"I thought I had a flat tire," he said.
Mackinson was driving his car south of Santiago when the quake hit. As his car rocked, he said he thought he had a flat tire.
"I got out of the car, I was thinking that -- I actually had no idea what was happening. I still hadn't connected it to an earthquake," Mackinson said. "I'm a central Illinois boy. We have tornadoes; we don't' have earthquakes."
But since then he's had plenty of time to see the damage done by the quake in person and through the media in Chile. He took pictures of the damaged Museum of Fine Arts in Santiago's city center.
"We can't actually leave Santiago," Mackinson said. "Most of the major expressways or interstates connecting north and south have been snapped or destroyed. So, they're advising people, the best thing to do, is literally stay where you're at."
South of Santiago, Mackinson's friends were sending him pictures of the coastal towns like Pichilemu.
"The tsunamis that came after the initial quake have literally leveled most of the coastal beach towns of Chile, they're just not there anymore," Mackinson said.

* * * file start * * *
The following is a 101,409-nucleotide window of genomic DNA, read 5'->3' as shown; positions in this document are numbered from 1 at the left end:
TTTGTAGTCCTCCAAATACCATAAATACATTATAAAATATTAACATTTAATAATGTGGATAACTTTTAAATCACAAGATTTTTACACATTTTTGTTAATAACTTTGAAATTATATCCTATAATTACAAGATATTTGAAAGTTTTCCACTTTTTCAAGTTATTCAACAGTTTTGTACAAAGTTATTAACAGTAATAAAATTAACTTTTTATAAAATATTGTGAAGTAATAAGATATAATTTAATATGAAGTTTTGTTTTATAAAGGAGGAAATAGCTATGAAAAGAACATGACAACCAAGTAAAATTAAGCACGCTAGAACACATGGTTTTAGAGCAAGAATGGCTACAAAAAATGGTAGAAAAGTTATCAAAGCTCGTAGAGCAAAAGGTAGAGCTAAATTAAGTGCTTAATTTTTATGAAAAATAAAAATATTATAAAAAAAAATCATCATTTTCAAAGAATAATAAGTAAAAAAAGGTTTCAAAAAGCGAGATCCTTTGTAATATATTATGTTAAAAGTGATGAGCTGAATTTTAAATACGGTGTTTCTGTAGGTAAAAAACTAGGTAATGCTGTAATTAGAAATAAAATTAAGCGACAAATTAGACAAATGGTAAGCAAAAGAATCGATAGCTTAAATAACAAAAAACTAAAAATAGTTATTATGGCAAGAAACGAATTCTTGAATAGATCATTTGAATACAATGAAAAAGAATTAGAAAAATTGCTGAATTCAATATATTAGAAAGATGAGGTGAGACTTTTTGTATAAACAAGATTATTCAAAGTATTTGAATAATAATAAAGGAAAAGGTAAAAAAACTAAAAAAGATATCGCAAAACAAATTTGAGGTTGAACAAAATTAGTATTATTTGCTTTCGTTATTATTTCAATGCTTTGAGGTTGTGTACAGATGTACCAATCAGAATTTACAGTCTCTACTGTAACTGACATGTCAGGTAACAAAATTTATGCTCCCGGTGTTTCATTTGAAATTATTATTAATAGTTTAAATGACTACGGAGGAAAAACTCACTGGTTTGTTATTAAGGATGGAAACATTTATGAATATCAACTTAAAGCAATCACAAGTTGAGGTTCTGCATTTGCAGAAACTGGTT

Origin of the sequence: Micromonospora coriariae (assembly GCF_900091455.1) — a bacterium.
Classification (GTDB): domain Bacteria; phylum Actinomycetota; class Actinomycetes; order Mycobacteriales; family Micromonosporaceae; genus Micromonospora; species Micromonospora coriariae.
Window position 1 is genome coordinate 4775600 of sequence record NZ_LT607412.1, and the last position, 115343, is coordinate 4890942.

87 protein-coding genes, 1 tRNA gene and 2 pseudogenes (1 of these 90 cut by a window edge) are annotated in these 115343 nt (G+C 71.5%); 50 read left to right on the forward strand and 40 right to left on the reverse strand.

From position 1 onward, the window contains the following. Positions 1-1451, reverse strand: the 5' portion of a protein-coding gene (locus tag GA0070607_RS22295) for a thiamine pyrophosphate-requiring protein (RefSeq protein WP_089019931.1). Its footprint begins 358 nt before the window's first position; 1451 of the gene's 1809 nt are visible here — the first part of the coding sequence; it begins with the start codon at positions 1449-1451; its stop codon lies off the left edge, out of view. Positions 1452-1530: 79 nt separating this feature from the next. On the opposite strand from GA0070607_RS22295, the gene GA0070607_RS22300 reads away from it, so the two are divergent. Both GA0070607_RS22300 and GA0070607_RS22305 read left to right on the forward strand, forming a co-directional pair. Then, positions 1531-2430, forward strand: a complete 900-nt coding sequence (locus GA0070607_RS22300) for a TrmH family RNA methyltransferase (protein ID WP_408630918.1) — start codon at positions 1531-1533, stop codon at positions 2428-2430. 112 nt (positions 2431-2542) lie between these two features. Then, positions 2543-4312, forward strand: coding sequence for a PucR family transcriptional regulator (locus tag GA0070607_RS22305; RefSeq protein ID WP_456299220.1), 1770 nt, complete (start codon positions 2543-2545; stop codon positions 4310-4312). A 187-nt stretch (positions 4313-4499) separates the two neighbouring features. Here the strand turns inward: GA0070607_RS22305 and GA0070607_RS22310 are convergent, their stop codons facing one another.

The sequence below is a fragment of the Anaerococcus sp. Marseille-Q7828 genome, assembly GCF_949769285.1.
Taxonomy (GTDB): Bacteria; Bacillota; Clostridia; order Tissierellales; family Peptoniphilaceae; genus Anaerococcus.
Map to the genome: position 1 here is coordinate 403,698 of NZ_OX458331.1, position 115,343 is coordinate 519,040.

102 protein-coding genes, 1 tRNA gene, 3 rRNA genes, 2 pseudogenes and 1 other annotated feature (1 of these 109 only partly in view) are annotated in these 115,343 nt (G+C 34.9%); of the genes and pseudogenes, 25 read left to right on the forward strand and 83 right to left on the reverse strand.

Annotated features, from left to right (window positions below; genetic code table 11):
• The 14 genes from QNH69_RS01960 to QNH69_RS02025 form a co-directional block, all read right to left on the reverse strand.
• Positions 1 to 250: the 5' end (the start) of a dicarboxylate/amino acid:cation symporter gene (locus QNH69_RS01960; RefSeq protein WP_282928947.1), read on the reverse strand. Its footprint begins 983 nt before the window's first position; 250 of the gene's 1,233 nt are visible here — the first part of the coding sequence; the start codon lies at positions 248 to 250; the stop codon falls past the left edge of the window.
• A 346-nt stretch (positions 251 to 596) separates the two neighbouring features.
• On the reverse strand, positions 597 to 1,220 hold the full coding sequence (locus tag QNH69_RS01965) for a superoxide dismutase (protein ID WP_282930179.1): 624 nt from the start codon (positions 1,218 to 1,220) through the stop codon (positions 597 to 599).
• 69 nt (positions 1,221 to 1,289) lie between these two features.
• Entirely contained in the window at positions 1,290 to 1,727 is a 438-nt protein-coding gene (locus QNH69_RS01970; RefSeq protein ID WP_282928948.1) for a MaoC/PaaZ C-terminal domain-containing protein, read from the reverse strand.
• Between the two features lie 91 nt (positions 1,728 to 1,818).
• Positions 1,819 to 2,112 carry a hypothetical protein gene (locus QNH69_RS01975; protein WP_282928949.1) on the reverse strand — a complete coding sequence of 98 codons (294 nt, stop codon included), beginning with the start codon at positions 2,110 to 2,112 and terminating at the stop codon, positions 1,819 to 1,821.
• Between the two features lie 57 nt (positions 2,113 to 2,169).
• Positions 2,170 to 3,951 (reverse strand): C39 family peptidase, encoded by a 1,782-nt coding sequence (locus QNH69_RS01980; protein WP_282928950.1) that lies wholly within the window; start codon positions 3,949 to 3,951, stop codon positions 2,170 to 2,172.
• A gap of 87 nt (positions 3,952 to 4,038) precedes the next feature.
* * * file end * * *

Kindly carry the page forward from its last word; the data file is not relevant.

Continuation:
He said he has not seen looting in his area, but some people were anxious about getting food and supplies.
"There are runs for gasoline, these massive lines, massive waits to buy gasoline," Mackinson said. "I feel comfortable, I feel relatively safe in Santiago.
"I woke up, I guess it was Sunday morning about 8:30, I woke up to slight shaking, I guess you could compare it to thunder close to your house in a thunderstorm. And then the entire house would shake violently. And then as quickly as it comes, it goes," Mackinson said.
Mackinson works for an agribusiness company in Chile. He lives in a 15-story apartment building. But it's in a newer section of Santiago, so it sustained only minor damage.